Skip navigation

With our first UK Indie feature doc in post-production it was great timing to join in the inaugural webinar by Zebra Zimmerman of Women Make Movies on How to Navigate the International Festival Circuit.

Two hours and a half hours later and armed with a follow-up email package we’ve saved weeks of research and sleepless nights all from the comfort of my lap-top and armchair! To summarize here’s what we have taken away from it.

1- Define your Goals
Every film-maker and film are intrinsically connected. Research the market and do your best for both in order to grow a profile, reach an audience and develop the relationships that will allow your film and career to sustain.

2- Create your Strategy
Create a watch list of festivals www.indiewire.com / www.festivalfocus.org. Start with the A+++ festivals like Sundance and track back to create your own wish list. Premiere status is important so make sure you start with World, then International and Regional. It’s hard to do it in reverse.

3- Research is ‘Queen’
Look at genres, categories and types of festivals that best suit your film. Dig deep and read the Programmer’s and Jury profiles. Get specific and knowledgeable and try find the perfect ‘fit’. Look at what has been successful before and track the journey of similar films.

4- Timing is everything
You have 18 months to maximize your launch options. About two thirds of Festival programmes are filled before submissions are reviewed. Start early or better still, get someone to recommend your film on your behalf.

5- Get the right ‘mix’
Premiere status matters, it’s your launch pad so don’t give it away. Check the guidelines and prioritize submissions in the order and status of your best ‘fit’ preference.

6- Slow burn or a Bird in the hand?
If you are approached to screen your film locally – call it a ‘sneak’ preview rather than a premiere. Otherwise take your time and work through your strategy.

7- Watch and Learn
Get to know programmers and successful films and track their journey and see what works. Ask for advice, support and recommendations along the way. Treat it as an opportunity to develop support and connections for the long-term.

8- Ask what a Festival can do for you?
It’s a two way process so be selective and make sure you get what you need to reach your goals. If you aren’t selected ask for feedback to trusted contacts and make adjustments to your approach.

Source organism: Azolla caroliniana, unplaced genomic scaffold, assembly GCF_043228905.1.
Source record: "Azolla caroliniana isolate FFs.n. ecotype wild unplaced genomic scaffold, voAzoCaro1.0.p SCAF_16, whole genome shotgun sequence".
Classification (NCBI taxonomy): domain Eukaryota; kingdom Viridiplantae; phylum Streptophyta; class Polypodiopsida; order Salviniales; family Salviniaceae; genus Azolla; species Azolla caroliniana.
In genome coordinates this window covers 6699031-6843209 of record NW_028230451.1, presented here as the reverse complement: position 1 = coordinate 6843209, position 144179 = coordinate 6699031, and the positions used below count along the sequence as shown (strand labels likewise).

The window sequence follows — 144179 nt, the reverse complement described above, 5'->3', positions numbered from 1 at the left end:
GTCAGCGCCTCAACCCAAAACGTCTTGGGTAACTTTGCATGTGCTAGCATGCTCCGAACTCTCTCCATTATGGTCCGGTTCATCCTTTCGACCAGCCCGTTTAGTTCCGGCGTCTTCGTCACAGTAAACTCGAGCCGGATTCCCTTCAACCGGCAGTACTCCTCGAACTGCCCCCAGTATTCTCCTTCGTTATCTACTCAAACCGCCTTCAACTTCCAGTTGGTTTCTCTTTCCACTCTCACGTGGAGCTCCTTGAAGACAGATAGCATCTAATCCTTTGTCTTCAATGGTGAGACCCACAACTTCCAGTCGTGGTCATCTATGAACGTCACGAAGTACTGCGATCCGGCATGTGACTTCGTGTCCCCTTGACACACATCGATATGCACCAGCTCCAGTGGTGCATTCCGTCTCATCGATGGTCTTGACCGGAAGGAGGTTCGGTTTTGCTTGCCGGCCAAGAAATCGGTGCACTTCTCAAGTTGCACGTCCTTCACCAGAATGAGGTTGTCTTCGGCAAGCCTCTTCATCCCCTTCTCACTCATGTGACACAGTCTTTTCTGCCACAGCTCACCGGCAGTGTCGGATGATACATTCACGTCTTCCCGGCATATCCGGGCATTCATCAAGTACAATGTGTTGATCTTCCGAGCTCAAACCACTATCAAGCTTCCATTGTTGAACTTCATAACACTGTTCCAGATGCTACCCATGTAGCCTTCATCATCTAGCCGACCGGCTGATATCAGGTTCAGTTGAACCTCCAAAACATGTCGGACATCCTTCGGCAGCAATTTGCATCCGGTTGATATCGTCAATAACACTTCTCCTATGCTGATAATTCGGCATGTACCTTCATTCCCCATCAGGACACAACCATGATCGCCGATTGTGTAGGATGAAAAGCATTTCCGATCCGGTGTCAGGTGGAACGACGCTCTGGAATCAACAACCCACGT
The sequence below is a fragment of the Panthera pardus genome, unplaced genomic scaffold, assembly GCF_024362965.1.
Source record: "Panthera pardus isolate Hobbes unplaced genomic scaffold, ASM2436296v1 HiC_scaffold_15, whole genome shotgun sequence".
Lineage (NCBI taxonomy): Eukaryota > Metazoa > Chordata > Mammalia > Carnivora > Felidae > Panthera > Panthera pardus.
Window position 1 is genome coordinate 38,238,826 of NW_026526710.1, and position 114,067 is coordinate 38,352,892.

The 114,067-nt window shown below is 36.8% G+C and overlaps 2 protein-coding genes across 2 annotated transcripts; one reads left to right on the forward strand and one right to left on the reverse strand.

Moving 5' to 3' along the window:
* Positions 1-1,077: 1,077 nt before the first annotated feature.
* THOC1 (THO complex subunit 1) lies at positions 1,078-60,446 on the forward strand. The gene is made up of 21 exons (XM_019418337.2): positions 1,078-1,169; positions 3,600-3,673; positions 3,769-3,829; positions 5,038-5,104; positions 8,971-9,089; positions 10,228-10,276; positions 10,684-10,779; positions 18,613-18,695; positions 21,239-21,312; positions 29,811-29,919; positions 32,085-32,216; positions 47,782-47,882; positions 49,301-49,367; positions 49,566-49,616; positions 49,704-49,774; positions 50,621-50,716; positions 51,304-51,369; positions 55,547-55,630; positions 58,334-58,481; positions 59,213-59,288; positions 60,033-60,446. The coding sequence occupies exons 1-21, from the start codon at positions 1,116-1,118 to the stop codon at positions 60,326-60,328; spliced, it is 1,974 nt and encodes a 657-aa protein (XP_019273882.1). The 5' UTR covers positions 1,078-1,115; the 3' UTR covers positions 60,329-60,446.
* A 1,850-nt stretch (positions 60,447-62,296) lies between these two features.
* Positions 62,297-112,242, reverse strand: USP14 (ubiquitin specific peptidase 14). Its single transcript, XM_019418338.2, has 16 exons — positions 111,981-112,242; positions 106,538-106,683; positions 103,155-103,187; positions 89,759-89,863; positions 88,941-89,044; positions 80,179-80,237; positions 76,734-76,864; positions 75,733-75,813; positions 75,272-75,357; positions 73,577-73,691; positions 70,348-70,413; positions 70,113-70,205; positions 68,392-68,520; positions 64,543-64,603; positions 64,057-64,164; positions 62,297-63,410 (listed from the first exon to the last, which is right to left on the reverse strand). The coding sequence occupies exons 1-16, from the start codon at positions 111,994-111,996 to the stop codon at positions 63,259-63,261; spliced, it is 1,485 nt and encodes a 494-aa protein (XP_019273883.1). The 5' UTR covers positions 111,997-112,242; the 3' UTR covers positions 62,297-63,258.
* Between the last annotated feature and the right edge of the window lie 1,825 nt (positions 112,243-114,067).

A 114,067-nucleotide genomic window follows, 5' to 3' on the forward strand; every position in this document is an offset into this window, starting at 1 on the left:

9- Making a submission
Prepare quality marketing materials – photos or graphics that capture the story and catch your eye go in the catalogue. See Festival catalogues and tailor submissions for the end user.

10- Make it easy to promote
Once you are successful other festivals are likely to invite you to screen. Make sure your online content is up-to-date and everything you need in terms of press pack, trailer, poster (vertical is best) and a good Facebook page is ready to go.

So, finding the right ‘fit’ between film and marketplace is key. A blanket approach won’t work.

We hope to see you all with our film ‘Addicted to Sheep’ on the festival circuit somewhere in 2014. Hope you enjoy the journey too!

 

It’s no surprise that Britain, once theworkshop of the world’, has a proud heritage of satisfying the needs of consumers. Whether bespoke or mass produced, there’s still something wonderful about seeing things being made in a digital world of ones and zeros.

 


Feature on short documentary about Barbour wax jackets ‘A Jacket for Life’

Capturing this seemingly hidden world is too tempting a prospect for most film-makers including us and so we are delighted that sister-mag, a great new digital magazine is celebrating ‘craftsmanship’ in their latest edition.  The Berlin based magazine explore what attracts us to document people making things, in our case, at Barbour South Shields, UK.

If you are interested in British Manufacturing, one upcoming project well worth following is by 10 Magnum photographers for the wonderful Multistory team. The largely untold story of British manufacturing+industry through the lens of the world’s greatest photographers.  I can’t wait to see the results.

We’ve been overwhelmed by the wonderful feedback we’ve had for our film ‘A Jacket for Life’. From creative agencies that have enjoyed the intimate storytelling to people who now feel proud to wear, or even go out and buy a Barbour we seem to have inspired a lot of online talk about the things we most value.

We’re now sharing a few quotes here, alongside links to other blogs so that you can read some of the reviews in full.

Portable TV – Hopelessly Devoted

Magali Pettier and Jan Cawood of Tin Man Films fully understand that the primary purpose of a film is to tell a story, but they venture one step further as they specialize in teasing out the heart and soul of their subject matter with intimate narratives.

the heart and soul of their subject matter with intimate narratives.

Steven Hurley

This is what branded content should be all about, brilliant work, great story telling.

Volume.1. Brooklyn Things that are simplest last a long time

I guess there’s no better time than your lunch break to sit and watch what is basically the quaintest thing you will see all week.

Unabashedly Prep blogger F E Castleberry

A great video. A Jacket for Life, showcases the 30-year love affairs several Barbour owners have with their jackets—revealing why those relationships last longer than many marriages.

F E Castleberry

Brilliant video! I’ve owned a Barbour since the early 80s it’s so true about the Barbour Jacket! Worth the investment!

Sue Newton, Global PR and Sponsorship Manager, Barbour

Magali Pettier and Tin Man Films have managed to portray the pleasure and the comfort, both physical and emotional, that a Barbour jacket can give to its wearer. We’re very proud of this legacy and the intimate nature of the experience that our wax jackets give to our customers. We feel that this film not only captures the essence of this, but also celebrates the lives of real people in a very subtle and wonderful way.